– No! I brought them for you. For whenever I knock on the door, it is you opens it. When I needed help because the crop was destroyed by drought, you gave me a piece of bread and a cup of wine every day.

The monk held the grapes and spent the entire morning admiring it. And decided to deliver the gift to the Abbot, who had always encouraged him with words of wisdom.

The Abbot was very pleased with the grapes, but he recalled that there was a sick brother in the monastery, and thought:

“I’ll give him the grapes. Who knows, they may bring some joy to his life.”

And that is what he did. But the grapes didn’t stay in the sick monk’s room for long, for he reflected:

“The cook has looked after me for so long, feeding me only the best meals. I’m sure he will enjoy these.”

The cook was amazed at the beauty of the grapes. So perfect that no one would appreciate them more than the sexton; many at the monastery considered him a holy man, he would be best qualified to value this marvel of nature.

The sexton, in turn, gave the grapes as a gift to the youngest novice, that he might understand that the work of God is in the smallest details of Creation. When the novice received them, he remembered the first time he came to the monastery, and of the person who had opened the gates for him; it was that gesture which allowed him to be among this community of people who knew how to value the wonders of life.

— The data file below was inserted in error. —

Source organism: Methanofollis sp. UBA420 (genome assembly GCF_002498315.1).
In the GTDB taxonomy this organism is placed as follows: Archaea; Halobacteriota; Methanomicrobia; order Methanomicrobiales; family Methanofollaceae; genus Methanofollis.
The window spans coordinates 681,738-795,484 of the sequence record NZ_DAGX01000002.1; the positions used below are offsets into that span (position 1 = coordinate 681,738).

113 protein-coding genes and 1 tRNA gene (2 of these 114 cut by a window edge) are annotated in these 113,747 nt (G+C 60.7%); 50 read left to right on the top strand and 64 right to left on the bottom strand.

And so, just before nightfall, he took the grapes to the monk at the gates.

– Eat and enjoy them – he said. – For you spend most of your time alone here, and these grapes will make you very happy.

The monk understood that the gift had been truly destined for him, and relished each of the grapes, before falling into a pleasant sleep.

Thus the circle was closed; the circle of happiness and joy, which always shines brightly around generous people.

Told by Paulo Coelho on his blog.

Many thanks to my good friend Ken Crane for the artwork.

A man who radiates joy is Canon Andrew White who although he spends much of his life living the tragedy of what is Iraq somehow manages to radiate joy and in doing so infects those around him with joy. It was a pleasure and a joy to spend yesterday evening with him at the Boiler Room in Guildford.

Canon Andrew White at the Boiler Room

The two drops of oil

February 9, 2010

A merchant sent his son to learn the Secret of Happiness from the wisest of men. The young man wandered through the desert for forty days until he reached a beautiful castle at the top of a mountain. There lived the sage that the young man was looking for.

However, instead of finding a holy man, our hero entered a room and saw a great deal of activity; merchants coming and going, people chatting in the corners, a small orchestra playing sweet melodies, and there was a table laden with the most delectable dishes of that part of the world.